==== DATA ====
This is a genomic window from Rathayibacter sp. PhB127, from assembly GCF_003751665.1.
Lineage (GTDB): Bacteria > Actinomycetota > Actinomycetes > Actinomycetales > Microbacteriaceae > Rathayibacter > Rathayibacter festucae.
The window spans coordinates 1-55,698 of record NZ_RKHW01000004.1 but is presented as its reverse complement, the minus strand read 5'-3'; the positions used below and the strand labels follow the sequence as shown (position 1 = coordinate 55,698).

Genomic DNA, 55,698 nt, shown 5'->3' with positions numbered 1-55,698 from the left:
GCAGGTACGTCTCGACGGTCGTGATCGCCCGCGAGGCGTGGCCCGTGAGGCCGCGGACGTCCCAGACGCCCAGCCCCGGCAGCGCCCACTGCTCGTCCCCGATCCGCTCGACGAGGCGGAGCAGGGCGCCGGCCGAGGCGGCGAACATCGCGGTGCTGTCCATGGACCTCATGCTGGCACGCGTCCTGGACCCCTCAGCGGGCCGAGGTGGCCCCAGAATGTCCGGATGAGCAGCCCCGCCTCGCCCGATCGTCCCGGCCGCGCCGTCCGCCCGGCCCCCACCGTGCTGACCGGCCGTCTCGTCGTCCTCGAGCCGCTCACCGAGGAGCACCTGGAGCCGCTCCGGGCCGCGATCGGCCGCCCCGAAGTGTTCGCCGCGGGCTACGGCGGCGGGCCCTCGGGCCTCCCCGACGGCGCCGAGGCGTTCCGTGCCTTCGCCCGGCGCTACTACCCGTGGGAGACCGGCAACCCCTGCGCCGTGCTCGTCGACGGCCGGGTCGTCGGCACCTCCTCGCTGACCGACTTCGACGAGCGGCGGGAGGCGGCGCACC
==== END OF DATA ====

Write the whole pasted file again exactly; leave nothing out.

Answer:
This is a genomic window from Rathayibacter sp. PhB127, from assembly GCF_003751665.1.
Lineage (GTDB): Bacteria > Actinomycetota > Actinomycetes > Actinomycetales > Microbacteriaceae > Rathayibacter > Rathayibacter festucae.
The window spans coordinates 1-55,698 of record NZ_RKHW01000004.1 but is presented as its reverse complement, the minus strand read 5'-3'; the positions used below and the strand labels follow the sequence as shown (position 1 = coordinate 55,698).

Genomic DNA, 55,698 nt, shown 5'->3' with positions numbered 1-55,698 from the left:
GCAGGTACGTCTCGACGGTCGTGATCGCCCGCGAGGCGTGGCCCGTGAGGCCGCGGACGTCCCAGACGCCCAGCCCCGGCAGCGCCCACTGCTCGTCCCCGATCCGCTCGACGAGGCGGAGCAGGGCGCCGGCCGAGGCGGCGAACATCGCGGTGCTGTCCATGGACCTCATGCTGGCACGCGTCCTGGACCCCTCAGCGGGCCGAGGTGGCCCCAGAATGTCCGGATGAGCAGCCCCGCCTCGCCCGATCGTCCCGGCCGCGCCGTCCGCCCGGCCCCCACCGTGCTGACCGGCCGTCTCGTCGTCCTCGAGCCGCTCACCGAGGAGCACCTGGAGCCGCTCCGGGCCGCGATCGGCCGCCCCGAAGTGTTCGCCGCGGGCTACGGCGGCGGGCCCTCGGGCCTCCCCGACGGCGCCGAGGCGTTCCGTGCCTTCGCCCGGCGCTACTACCCGTGGGAGACCGGCAACCCCTGCGCCGTGCTCGTCGACGGCCGGGTCGTCGGCACCTCCTCGCTGACCGACTTCGACGAGCGGCGGGAGGCGGCGCACC